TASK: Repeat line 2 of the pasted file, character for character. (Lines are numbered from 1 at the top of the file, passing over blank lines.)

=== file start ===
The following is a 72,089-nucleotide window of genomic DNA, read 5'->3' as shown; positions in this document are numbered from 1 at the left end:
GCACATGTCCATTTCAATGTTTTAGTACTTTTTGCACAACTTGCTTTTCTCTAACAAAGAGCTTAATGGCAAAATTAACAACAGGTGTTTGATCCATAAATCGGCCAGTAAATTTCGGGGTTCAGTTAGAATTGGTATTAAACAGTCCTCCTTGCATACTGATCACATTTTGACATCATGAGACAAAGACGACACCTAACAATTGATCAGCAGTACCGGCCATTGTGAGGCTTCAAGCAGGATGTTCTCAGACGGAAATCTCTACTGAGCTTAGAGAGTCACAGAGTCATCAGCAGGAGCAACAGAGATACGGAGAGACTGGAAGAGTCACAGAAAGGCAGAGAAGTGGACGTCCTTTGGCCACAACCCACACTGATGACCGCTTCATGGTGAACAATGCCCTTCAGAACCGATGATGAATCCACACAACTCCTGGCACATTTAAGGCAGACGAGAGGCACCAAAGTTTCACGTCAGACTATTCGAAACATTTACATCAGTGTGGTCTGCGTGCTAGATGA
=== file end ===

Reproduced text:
GCACATGTCCATTTCAATGTTTTAGTACTTTTTGCACAACTTGCTTTTCTCTAACAAAGAGCTTAATGGCAAAATTAACAACAGGTGTTTGATCCATAAATCGGCCAGTAAATTTCGGGGTTCAGTTAGAATTGGTATTAAACAGTCCTCCTTGCATACTGATCACATTTTGACATCATGAGACAAAGACGACACCTAACAATTGATCAGCAGTACCGGCCATTGTGAGGCTTCAAGCAGGATGTTCTCAGACGGAAATCTCTACTGAGCTTAGAGAGTCACAGAGTCATCAGCAGGAGCAACAGAGATACGGAGAGACTGGAAGAGTCACAGAAAGGCAGAGAAGTGGACGTCCTTTGGCCACAACCCACACTGATGACCGCTTCATGGTGAACAATGCCCTTCAGAACCGATGATGAATCCACACAACTCCTGGCACATTTAAGGCAGACGAGAGGCACCAAAGTTTCACGTCAGACTATTCGAAACATTTACATCAGTGTGGTCTGCGTGCTAGATGA